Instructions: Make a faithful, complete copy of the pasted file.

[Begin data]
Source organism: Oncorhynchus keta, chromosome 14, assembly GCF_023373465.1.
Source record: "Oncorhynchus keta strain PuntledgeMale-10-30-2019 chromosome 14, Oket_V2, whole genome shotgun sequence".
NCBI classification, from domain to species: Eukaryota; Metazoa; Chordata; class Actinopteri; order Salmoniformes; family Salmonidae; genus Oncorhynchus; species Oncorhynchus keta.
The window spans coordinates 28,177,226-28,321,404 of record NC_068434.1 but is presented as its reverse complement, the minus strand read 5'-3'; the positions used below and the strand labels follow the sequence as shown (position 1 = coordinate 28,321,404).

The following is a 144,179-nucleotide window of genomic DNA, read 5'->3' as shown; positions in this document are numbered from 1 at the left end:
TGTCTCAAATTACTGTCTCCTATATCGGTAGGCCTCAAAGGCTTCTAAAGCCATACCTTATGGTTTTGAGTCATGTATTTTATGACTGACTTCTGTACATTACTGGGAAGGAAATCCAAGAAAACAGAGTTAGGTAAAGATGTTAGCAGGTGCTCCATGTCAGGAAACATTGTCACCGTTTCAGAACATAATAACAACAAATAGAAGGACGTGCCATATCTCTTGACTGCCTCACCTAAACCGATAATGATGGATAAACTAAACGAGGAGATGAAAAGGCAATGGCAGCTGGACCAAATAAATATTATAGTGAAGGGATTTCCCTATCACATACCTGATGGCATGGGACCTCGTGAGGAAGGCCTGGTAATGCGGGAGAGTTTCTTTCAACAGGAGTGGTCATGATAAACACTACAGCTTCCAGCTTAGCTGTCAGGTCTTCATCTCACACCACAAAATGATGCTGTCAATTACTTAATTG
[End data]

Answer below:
Source organism: Oncorhynchus keta, chromosome 14, assembly GCF_023373465.1.
Source record: "Oncorhynchus keta strain PuntledgeMale-10-30-2019 chromosome 14, Oket_V2, whole genome shotgun sequence".
NCBI classification, from domain to species: Eukaryota; Metazoa; Chordata; class Actinopteri; order Salmoniformes; family Salmonidae; genus Oncorhynchus; species Oncorhynchus keta.
The window spans coordinates 28,177,226-28,321,404 of record NC_068434.1 but is presented as its reverse complement, the minus strand read 5'-3'; the positions used below and the strand labels follow the sequence as shown (position 1 = coordinate 28,321,404).

The following is a 144,179-nucleotide window of genomic DNA, read 5'->3' as shown; positions in this document are numbered from 1 at the left end:
TGTCTCAAATTACTGTCTCCTATATCGGTAGGCCTCAAAGGCTTCTAAAGCCATACCTTATGGTTTTGAGTCATGTATTTTATGACTGACTTCTGTACATTACTGGGAAGGAAATCCAAGAAAACAGAGTTAGGTAAAGATGTTAGCAGGTGCTCCATGTCAGGAAACATTGTCACCGTTTCAGAACATAATAACAACAAATAGAAGGACGTGCCATATCTCTTGACTGCCTCACCTAAACCGATAATGATGGATAAACTAAACGAGGAGATGAAAAGGCAATGGCAGCTGGACCAAATAAATATTATAGTGAAGGGATTTCCCTATCACATACCTGATGGCATGGGACCTCGTGAGGAAGGCCTGGTAATGCGGGAGAGTTTCTTTCAACAGGAGTGGTCATGATAAACACTACAGCTTCCAGCTTAGCTGTCAGGTCTTCATCTCACACCACAAAATGATGCTGTCAATTACTTAATTG